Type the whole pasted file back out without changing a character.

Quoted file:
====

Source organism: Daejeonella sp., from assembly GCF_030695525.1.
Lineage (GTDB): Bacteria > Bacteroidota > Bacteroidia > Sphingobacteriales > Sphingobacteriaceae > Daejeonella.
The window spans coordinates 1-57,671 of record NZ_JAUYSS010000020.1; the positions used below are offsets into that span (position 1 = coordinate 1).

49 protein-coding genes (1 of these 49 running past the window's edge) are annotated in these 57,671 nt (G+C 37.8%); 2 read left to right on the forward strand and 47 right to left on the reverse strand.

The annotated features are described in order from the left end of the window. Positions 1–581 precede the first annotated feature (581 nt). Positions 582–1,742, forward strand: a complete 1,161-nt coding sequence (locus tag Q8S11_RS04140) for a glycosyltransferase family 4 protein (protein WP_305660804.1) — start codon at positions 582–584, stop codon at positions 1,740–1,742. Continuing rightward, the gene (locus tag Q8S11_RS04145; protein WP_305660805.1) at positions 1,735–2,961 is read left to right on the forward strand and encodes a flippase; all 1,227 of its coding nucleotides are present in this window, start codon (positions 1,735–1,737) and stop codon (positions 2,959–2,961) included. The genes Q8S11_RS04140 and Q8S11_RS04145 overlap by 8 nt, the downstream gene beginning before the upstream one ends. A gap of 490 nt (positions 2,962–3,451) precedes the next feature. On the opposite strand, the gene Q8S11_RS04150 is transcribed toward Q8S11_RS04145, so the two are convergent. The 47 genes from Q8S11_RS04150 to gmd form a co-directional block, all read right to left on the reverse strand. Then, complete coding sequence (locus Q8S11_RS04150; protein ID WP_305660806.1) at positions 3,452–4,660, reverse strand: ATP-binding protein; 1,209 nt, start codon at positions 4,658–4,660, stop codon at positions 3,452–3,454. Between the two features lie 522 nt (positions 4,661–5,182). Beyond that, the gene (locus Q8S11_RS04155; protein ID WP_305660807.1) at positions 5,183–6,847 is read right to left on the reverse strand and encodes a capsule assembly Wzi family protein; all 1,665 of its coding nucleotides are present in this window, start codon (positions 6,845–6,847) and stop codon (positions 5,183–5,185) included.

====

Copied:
Source organism: Daejeonella sp., from assembly GCF_030695525.1.
Lineage (GTDB): Bacteria > Bacteroidota > Bacteroidia > Sphingobacteriales > Sphingobacteriaceae > Daejeonella.
The window spans coordinates 1-57,671 of record NZ_JAUYSS010000020.1; the positions used below are offsets into that span (position 1 = coordinate 1).

49 protein-coding genes (1 of these 49 running past the window's edge) are annotated in these 57,671 nt (G+C 37.8%); 2 read left to right on the forward strand and 47 right to left on the reverse strand.

The annotated features are described in order from the left end of the window. Positions 1–581 precede the first annotated feature (581 nt). Positions 582–1,742, forward strand: a complete 1,161-nt coding sequence (locus tag Q8S11_RS04140) for a glycosyltransferase family 4 protein (protein WP_305660804.1) — start codon at positions 582–584, stop codon at positions 1,740–1,742. Continuing rightward, the gene (locus tag Q8S11_RS04145; protein WP_305660805.1) at positions 1,735–2,961 is read left to right on the forward strand and encodes a flippase; all 1,227 of its coding nucleotides are present in this window, start codon (positions 1,735–1,737) and stop codon (positions 2,959–2,961) included. The genes Q8S11_RS04140 and Q8S11_RS04145 overlap by 8 nt, the downstream gene beginning before the upstream one ends. A gap of 490 nt (positions 2,962–3,451) precedes the next feature. On the opposite strand, the gene Q8S11_RS04150 is transcribed toward Q8S11_RS04145, so the two are convergent. The 47 genes from Q8S11_RS04150 to gmd form a co-directional block, all read right to left on the reverse strand. Then, complete coding sequence (locus Q8S11_RS04150; protein ID WP_305660806.1) at positions 3,452–4,660, reverse strand: ATP-binding protein; 1,209 nt, start codon at positions 4,658–4,660, stop codon at positions 3,452–3,454. Between the two features lie 522 nt (positions 4,661–5,182). Beyond that, the gene (locus Q8S11_RS04155; protein ID WP_305660807.1) at positions 5,183–6,847 is read right to left on the reverse strand and encodes a capsule assembly Wzi family protein; all 1,665 of its coding nucleotides are present in this window, start codon (positions 6,845–6,847) and stop codon (positions 5,183–5,185) included.